Suits come in two basic flavors–single and double breasted–but, beyond that, a suit jacket is one of the most complex tailored items out there, made up of numerous component parts that we may not think about that much. However, each aspect of a suit’s design adds something to how it looks on you. In this article, we’ll review the anatomy of a suit, with an emphasis on the important terminology used to describe its various features.
What is a “Suit”?
Though it may seem obvious, it may be worth mentioning first of all that a suit is comprised of a jacket and pants in matching fabric that forms a set, hence its name in French: complet. As Sven Raphael Schneider has explained elsewhere, the modern English word comes from the French suivre, “to follow,” with the pants following the jacket (or vice versa). When I’ve worn a sport coat and non-matching trousers, I’ve received compliments on my “suit,” which is technically incorrect, though as a gentleman, I accept the compliment without correction. One thing this error does reveal is the primacy of the suit jacket–the pants are mostly an afterthought–and we too will focus our attention on the jacket where most of a suit’s defining features are concentrated.
When I first started buying suits as a younger man, I thought they were all essentially the same, and in my mind, I was picturing the typical cut of a suit sold in Macy’s—loose fitting yet quite structured, with padded shoulders and a boxy cut. This never really sat well on my body, so I ended up avoiding suits altogether–until I learned to see all the individual elements that go into their design. Just like many working mechanical parts and design features come together to make a Ferrari look and run like a Ferrari and a Toyota look and run like a Toyota, not all suits are alike. I was amazed to see how a change to just one element of a suit’s design can affect its overall look and style.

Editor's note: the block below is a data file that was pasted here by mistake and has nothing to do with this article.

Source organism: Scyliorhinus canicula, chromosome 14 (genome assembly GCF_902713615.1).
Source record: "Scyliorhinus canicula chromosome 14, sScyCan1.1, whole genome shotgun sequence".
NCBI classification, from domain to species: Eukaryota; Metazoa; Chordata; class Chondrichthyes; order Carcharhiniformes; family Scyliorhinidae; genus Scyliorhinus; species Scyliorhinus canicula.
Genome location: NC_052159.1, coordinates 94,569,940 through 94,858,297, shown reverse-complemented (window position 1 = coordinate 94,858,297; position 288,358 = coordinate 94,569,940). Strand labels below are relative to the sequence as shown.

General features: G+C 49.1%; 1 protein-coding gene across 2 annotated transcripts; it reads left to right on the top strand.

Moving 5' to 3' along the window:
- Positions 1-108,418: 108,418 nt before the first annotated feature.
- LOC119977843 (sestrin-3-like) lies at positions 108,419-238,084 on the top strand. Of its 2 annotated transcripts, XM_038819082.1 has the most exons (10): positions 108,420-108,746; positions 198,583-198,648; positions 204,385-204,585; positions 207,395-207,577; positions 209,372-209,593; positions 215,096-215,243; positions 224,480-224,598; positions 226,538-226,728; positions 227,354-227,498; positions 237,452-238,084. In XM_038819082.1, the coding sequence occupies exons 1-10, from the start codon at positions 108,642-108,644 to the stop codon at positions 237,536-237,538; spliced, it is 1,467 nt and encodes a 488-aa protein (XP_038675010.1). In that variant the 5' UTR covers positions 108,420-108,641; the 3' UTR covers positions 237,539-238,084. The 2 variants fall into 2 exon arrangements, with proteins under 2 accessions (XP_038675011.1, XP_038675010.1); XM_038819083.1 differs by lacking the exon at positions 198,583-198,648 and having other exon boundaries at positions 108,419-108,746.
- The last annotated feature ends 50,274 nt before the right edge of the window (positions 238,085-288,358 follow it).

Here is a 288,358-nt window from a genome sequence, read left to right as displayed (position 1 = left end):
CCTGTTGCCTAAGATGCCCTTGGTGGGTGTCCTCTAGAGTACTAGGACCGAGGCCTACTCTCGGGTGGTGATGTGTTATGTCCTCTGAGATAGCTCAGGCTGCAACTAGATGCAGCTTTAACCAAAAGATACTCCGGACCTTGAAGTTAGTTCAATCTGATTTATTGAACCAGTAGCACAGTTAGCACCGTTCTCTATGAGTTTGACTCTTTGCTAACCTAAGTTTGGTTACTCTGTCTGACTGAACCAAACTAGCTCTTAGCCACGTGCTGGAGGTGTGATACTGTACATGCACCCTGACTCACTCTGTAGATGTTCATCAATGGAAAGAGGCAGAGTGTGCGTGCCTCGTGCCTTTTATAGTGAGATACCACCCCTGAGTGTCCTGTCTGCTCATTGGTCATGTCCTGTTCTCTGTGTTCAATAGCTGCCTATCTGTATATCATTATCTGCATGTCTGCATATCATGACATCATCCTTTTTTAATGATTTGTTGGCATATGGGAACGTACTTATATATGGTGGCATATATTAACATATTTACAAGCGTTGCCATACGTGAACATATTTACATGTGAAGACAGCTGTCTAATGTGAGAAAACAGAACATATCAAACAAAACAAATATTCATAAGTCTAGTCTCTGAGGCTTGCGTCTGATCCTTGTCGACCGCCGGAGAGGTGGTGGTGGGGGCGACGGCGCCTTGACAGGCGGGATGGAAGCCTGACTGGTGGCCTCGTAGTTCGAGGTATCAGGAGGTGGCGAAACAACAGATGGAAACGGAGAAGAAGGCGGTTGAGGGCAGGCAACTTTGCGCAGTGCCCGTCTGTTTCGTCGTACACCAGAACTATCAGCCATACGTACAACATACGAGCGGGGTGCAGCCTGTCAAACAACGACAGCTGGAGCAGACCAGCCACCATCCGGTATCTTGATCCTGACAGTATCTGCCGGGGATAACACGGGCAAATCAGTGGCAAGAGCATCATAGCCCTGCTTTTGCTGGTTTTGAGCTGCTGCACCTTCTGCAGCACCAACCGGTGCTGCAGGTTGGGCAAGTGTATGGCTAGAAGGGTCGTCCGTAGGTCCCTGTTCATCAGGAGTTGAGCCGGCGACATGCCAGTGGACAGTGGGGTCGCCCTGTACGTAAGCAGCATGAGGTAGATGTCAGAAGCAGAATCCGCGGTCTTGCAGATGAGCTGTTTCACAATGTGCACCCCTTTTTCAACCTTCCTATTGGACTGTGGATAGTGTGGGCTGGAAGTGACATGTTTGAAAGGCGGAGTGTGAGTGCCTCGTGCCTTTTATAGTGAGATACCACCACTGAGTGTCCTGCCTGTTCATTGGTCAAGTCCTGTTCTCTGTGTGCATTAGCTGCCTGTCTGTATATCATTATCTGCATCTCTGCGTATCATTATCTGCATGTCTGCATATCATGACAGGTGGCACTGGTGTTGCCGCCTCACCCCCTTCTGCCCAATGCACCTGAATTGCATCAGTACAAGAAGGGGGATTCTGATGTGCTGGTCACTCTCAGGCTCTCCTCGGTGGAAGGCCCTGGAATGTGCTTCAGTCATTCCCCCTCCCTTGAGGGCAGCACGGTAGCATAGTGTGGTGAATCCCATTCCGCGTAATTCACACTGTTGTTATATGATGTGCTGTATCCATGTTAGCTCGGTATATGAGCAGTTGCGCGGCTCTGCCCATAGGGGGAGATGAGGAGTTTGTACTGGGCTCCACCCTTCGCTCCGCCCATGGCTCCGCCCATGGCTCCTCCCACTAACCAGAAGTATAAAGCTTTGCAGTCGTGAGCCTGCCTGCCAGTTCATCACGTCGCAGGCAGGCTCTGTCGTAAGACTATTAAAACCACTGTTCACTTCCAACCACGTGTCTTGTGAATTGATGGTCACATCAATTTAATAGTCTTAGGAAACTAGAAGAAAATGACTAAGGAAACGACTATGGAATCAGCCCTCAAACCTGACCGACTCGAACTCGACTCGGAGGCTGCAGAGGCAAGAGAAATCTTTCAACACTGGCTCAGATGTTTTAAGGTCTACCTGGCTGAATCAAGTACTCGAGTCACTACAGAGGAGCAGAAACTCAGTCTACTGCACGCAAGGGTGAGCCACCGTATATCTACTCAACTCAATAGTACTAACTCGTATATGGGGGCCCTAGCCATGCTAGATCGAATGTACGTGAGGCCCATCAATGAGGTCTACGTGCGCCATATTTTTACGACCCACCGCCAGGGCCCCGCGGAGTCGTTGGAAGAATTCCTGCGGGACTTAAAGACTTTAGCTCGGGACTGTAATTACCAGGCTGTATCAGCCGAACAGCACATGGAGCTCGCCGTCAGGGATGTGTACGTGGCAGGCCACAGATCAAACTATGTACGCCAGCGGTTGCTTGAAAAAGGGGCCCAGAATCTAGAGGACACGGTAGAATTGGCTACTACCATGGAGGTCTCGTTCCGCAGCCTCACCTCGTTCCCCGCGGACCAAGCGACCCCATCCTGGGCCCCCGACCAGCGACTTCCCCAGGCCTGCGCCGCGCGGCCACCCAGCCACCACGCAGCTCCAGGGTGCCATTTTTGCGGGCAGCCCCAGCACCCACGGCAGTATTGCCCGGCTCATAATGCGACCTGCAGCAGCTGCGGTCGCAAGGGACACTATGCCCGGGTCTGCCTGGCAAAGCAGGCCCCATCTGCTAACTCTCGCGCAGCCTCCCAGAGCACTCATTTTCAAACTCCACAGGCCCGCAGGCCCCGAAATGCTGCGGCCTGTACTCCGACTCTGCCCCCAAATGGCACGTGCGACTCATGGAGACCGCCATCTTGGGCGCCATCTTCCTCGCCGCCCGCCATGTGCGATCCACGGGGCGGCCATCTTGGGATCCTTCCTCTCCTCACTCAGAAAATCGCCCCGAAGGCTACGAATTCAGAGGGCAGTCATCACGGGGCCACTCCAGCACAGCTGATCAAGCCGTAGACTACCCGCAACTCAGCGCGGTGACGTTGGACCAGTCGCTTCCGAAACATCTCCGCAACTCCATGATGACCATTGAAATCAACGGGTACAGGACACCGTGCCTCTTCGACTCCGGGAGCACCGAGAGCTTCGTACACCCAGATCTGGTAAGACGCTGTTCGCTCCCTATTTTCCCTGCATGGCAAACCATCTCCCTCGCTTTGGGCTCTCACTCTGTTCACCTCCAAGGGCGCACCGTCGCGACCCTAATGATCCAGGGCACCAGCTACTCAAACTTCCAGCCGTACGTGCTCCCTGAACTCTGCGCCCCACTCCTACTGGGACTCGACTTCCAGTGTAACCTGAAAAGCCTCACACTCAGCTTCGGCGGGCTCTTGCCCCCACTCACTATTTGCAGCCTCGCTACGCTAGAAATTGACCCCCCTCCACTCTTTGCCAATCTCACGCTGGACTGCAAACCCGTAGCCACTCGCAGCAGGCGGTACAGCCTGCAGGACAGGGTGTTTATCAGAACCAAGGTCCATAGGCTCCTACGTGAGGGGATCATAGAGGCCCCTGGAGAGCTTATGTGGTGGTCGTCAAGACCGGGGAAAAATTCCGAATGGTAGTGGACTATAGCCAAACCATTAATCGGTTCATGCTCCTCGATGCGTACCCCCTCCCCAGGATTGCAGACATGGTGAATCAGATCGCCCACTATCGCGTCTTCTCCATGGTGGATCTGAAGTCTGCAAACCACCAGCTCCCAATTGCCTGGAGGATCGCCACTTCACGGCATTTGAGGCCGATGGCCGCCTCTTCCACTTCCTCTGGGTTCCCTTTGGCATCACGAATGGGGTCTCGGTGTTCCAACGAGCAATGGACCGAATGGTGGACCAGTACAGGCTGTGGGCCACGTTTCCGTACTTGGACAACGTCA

A suit’s lapels are a major factor in shaping the impression of a suit, as they are a prominent design feature right in the center and close to eye level. Lapels can be defined as flaps of fabric on each side of the suit jacket immediately below the collar and folded back. This “folding back” is best captured in the French name revers, also used in Italian, which emphasizes a turning back of the fabric direction.
Another way to think about this is that the gorge should rest on your collarbone. Still, gorge height can vary. Suits from the early to mid 20th century tend to have a lower gorge, and it has begun to migrate upwards in recent years toward the top of the shoulder, so it is sometimes barely visible from the front. The latter appear especially in Italian tailoring, including Sartoria Rossi and Cesare Attolini. A low gorge can be seen as either dated or classic depending on your perspective while a high gorge can be considered either rakish because it creates the impression of a broader chest and greater height, or a mere whim of fashion.
Finally, we include the lapel buttonhole here, as it originally was designed as a way to fasten your collar under your neck as a remedy against bad weather, that is, until the button on the opposite side disappeared from the design. Now, this function is vestigial, but the hole has become the perfect place for a boutonniere flower for a dash of added style. Hand-sewing of the buttonholes, including the one on the lapel, is often a hallmark of a bespoke or otherwise high-quality suit. The most popular is called the Milanese buttonhole because of its origins among tailors of that city; this involves fine stitching of the gimp–the reinforcing trim threads of the buttonhole–resulting in an added bit of ornamentation.
Much can be done by a tailor with a suit’s shoulders to influence its final appearance. British tailoring traditionally favors a structured shoulder with padding that creates a stronger, masculine look: imagine a pinstripe suit worn by a banker. You will also see this in French power suits and Italian tailoring from Milan and Florence. It is possible to create the illusion of broader shoulders through constructing an extended shoulder, which projects the fabric of the shoulders out a bit further than the arms through the assiduous use of padding.